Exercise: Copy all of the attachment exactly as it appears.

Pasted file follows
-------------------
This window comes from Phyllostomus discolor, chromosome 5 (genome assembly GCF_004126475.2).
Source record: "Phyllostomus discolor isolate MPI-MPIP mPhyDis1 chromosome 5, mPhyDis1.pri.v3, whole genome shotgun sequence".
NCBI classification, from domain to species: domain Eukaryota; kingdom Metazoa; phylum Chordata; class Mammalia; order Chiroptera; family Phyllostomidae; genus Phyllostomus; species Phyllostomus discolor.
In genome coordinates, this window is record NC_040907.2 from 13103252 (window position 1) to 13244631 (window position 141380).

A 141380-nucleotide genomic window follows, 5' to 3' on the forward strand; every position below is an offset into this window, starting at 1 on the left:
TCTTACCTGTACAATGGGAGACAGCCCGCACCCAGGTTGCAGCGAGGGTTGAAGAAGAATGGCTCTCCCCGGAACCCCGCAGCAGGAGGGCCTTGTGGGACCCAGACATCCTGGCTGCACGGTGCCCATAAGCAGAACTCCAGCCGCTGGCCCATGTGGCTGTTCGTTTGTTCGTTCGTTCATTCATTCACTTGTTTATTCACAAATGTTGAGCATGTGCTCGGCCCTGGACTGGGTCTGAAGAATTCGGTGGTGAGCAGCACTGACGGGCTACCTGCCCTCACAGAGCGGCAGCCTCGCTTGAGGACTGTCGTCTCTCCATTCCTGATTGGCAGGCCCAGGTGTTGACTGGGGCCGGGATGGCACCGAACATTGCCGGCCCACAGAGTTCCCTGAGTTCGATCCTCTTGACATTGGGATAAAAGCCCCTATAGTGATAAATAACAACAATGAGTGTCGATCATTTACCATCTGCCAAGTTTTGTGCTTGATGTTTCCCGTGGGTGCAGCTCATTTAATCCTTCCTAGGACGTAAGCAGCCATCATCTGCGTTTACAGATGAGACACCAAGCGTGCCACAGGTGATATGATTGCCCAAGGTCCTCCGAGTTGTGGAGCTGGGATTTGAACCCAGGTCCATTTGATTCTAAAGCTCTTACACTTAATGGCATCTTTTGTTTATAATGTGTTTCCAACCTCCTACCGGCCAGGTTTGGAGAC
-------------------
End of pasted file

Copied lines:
This window comes from Phyllostomus discolor, chromosome 5 (genome assembly GCF_004126475.2).
Source record: "Phyllostomus discolor isolate MPI-MPIP mPhyDis1 chromosome 5, mPhyDis1.pri.v3, whole genome shotgun sequence".
NCBI classification, from domain to species: domain Eukaryota; kingdom Metazoa; phylum Chordata; class Mammalia; order Chiroptera; family Phyllostomidae; genus Phyllostomus; species Phyllostomus discolor.
In genome coordinates, this window is record NC_040907.2 from 13103252 (window position 1) to 13244631 (window position 141380).

A 141380-nucleotide genomic window follows, 5' to 3' on the forward strand; every position below is an offset into this window, starting at 1 on the left:
TCTTACCTGTACAATGGGAGACAGCCCGCACCCAGGTTGCAGCGAGGGTTGAAGAAGAATGGCTCTCCCCGGAACCCCGCAGCAGGAGGGCCTTGTGGGACCCAGACATCCTGGCTGCACGGTGCCCATAAGCAGAACTCCAGCCGCTGGCCCATGTGGCTGTTCGTTTGTTCGTTCGTTCATTCATTCACTTGTTTATTCACAAATGTTGAGCATGTGCTCGGCCCTGGACTGGGTCTGAAGAATTCGGTGGTGAGCAGCACTGACGGGCTACCTGCCCTCACAGAGCGGCAGCCTCGCTTGAGGACTGTCGTCTCTCCATTCCTGATTGGCAGGCCCAGGTGTTGACTGGGGCCGGGATGGCACCGAACATTGCCGGCCCACAGAGTTCCCTGAGTTCGATCCTCTTGACATTGGGATAAAAGCCCCTATAGTGATAAATAACAACAATGAGTGTCGATCATTTACCATCTGCCAAGTTTTGTGCTTGATGTTTCCCGTGGGTGCAGCTCATTTAATCCTTCCTAGGACGTAAGCAGCCATCATCTGCGTTTACAGATGAGACACCAAGCGTGCCACAGGTGATATGATTGCCCAAGGTCCTCCGAGTTGTGGAGCTGGGATTTGAACCCAGGTCCATTTGATTCTAAAGCTCTTACACTTAATGGCATCTTTTGTTTATAATGTGTTTCCAACCTCCTACCGGCCAGGTTTGGAGAC